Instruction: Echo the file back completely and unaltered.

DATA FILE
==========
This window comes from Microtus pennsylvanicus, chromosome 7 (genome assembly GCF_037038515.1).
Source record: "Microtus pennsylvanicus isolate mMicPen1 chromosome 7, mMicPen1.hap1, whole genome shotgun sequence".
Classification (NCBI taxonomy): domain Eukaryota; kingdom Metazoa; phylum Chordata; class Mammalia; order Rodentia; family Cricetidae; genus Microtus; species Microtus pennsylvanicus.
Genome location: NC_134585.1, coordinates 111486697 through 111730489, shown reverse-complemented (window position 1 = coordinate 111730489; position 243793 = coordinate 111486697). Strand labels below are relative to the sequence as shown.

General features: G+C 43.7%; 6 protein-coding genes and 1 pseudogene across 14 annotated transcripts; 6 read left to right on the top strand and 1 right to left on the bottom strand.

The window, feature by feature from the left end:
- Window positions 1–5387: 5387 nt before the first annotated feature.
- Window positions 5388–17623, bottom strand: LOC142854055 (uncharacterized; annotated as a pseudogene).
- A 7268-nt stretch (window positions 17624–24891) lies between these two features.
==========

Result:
This window comes from Microtus pennsylvanicus, chromosome 7 (genome assembly GCF_037038515.1).
Source record: "Microtus pennsylvanicus isolate mMicPen1 chromosome 7, mMicPen1.hap1, whole genome shotgun sequence".
Classification (NCBI taxonomy): domain Eukaryota; kingdom Metazoa; phylum Chordata; class Mammalia; order Rodentia; family Cricetidae; genus Microtus; species Microtus pennsylvanicus.
Genome location: NC_134585.1, coordinates 111486697 through 111730489, shown reverse-complemented (window position 1 = coordinate 111730489; position 243793 = coordinate 111486697). Strand labels below are relative to the sequence as shown.

General features: G+C 43.7%; 6 protein-coding genes and 1 pseudogene across 14 annotated transcripts; 6 read left to right on the top strand and 1 right to left on the bottom strand.

The window, feature by feature from the left end:
- Window positions 1–5387: 5387 nt before the first annotated feature.
- Window positions 5388–17623, bottom strand: LOC142854055 (uncharacterized; annotated as a pseudogene).
- A 7268-nt stretch (window positions 17624–24891) lies between these two features.